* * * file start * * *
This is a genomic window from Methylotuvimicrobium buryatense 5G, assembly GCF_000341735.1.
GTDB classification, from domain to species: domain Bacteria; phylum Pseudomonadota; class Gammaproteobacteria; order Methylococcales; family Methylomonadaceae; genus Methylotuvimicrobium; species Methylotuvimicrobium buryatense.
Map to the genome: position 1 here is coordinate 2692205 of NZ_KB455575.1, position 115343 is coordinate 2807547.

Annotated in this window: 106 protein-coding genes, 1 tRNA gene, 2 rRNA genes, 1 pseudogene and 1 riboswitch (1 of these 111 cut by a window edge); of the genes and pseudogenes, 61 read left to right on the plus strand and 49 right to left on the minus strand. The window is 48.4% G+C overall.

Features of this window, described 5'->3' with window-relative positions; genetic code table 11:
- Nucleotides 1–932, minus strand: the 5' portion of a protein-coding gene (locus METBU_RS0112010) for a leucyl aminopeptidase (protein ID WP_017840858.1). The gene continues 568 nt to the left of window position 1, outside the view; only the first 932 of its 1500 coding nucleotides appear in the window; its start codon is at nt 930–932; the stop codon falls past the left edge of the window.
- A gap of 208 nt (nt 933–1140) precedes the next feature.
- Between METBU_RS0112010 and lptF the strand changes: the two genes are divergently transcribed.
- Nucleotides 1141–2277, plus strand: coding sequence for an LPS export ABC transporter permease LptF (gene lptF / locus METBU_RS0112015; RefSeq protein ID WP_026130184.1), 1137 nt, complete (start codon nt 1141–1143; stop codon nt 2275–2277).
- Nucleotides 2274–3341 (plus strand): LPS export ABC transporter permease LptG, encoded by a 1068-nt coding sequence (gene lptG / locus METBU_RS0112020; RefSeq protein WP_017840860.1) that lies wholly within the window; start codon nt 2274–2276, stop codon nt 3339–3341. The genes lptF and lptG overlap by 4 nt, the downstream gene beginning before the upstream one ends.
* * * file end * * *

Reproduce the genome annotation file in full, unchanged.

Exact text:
This is a genomic window from Methylotuvimicrobium buryatense 5G, assembly GCF_000341735.1.
GTDB classification, from domain to species: domain Bacteria; phylum Pseudomonadota; class Gammaproteobacteria; order Methylococcales; family Methylomonadaceae; genus Methylotuvimicrobium; species Methylotuvimicrobium buryatense.
Map to the genome: position 1 here is coordinate 2692205 of NZ_KB455575.1, position 115343 is coordinate 2807547.

Annotated in this window: 106 protein-coding genes, 1 tRNA gene, 2 rRNA genes, 1 pseudogene and 1 riboswitch (1 of these 111 cut by a window edge); of the genes and pseudogenes, 61 read left to right on the plus strand and 49 right to left on the minus strand. The window is 48.4% G+C overall.

Features of this window, described 5'->3' with window-relative positions; genetic code table 11:
- Nucleotides 1–932, minus strand: the 5' portion of a protein-coding gene (locus METBU_RS0112010) for a leucyl aminopeptidase (protein ID WP_017840858.1). The gene continues 568 nt to the left of window position 1, outside the view; only the first 932 of its 1500 coding nucleotides appear in the window; its start codon is at nt 930–932; the stop codon falls past the left edge of the window.
- A gap of 208 nt (nt 933–1140) precedes the next feature.
- Between METBU_RS0112010 and lptF the strand changes: the two genes are divergently transcribed.
- Nucleotides 1141–2277, plus strand: coding sequence for an LPS export ABC transporter permease LptF (gene lptF / locus METBU_RS0112015; RefSeq protein ID WP_026130184.1), 1137 nt, complete (start codon nt 1141–1143; stop codon nt 2275–2277).
- Nucleotides 2274–3341 (plus strand): LPS export ABC transporter permease LptG, encoded by a 1068-nt coding sequence (gene lptG / locus METBU_RS0112020; RefSeq protein WP_017840860.1) that lies wholly within the window; start codon nt 2274–2276, stop codon nt 3339–3341. The genes lptF and lptG overlap by 4 nt, the downstream gene beginning before the upstream one ends.